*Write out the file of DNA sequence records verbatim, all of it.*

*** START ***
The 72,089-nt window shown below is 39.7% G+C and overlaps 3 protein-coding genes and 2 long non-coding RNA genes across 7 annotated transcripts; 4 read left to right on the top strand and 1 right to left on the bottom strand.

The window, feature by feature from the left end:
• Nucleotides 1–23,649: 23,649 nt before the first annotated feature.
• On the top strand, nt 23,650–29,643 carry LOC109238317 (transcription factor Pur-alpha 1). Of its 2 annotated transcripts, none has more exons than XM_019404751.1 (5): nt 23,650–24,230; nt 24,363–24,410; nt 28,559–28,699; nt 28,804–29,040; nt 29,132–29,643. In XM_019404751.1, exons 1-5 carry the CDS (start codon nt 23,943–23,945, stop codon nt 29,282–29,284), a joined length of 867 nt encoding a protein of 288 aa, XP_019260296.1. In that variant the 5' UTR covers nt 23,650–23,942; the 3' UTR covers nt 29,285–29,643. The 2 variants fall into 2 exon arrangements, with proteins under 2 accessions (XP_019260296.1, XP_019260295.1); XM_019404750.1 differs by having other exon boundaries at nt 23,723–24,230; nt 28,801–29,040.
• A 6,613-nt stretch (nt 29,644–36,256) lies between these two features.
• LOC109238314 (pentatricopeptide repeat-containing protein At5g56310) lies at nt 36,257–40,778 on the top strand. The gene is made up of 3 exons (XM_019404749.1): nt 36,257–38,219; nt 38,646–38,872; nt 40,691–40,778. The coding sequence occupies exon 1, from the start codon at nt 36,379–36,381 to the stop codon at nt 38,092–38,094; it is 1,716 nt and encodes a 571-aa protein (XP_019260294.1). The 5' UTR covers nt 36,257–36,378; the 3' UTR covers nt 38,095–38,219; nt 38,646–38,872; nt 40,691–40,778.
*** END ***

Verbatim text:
The 72,089-nt window shown below is 39.7% G+C and overlaps 3 protein-coding genes and 2 long non-coding RNA genes across 7 annotated transcripts; 4 read left to right on the top strand and 1 right to left on the bottom strand.

The window, feature by feature from the left end:
• Nucleotides 1–23,649: 23,649 nt before the first annotated feature.
• On the top strand, nt 23,650–29,643 carry LOC109238317 (transcription factor Pur-alpha 1). Of its 2 annotated transcripts, none has more exons than XM_019404751.1 (5): nt 23,650–24,230; nt 24,363–24,410; nt 28,559–28,699; nt 28,804–29,040; nt 29,132–29,643. In XM_019404751.1, exons 1-5 carry the CDS (start codon nt 23,943–23,945, stop codon nt 29,282–29,284), a joined length of 867 nt encoding a protein of 288 aa, XP_019260296.1. In that variant the 5' UTR covers nt 23,650–23,942; the 3' UTR covers nt 29,285–29,643. The 2 variants fall into 2 exon arrangements, with proteins under 2 accessions (XP_019260296.1, XP_019260295.1); XM_019404750.1 differs by having other exon boundaries at nt 23,723–24,230; nt 28,801–29,040.
• A 6,613-nt stretch (nt 29,644–36,256) lies between these two features.
• LOC109238314 (pentatricopeptide repeat-containing protein At5g56310) lies at nt 36,257–40,778 on the top strand. The gene is made up of 3 exons (XM_019404749.1): nt 36,257–38,219; nt 38,646–38,872; nt 40,691–40,778. The coding sequence occupies exon 1, from the start codon at nt 36,379–36,381 to the stop codon at nt 38,092–38,094; it is 1,716 nt and encodes a 571-aa protein (XP_019260294.1). The 5' UTR covers nt 36,257–36,378; the 3' UTR covers nt 38,095–38,219; nt 38,646–38,872; nt 40,691–40,778.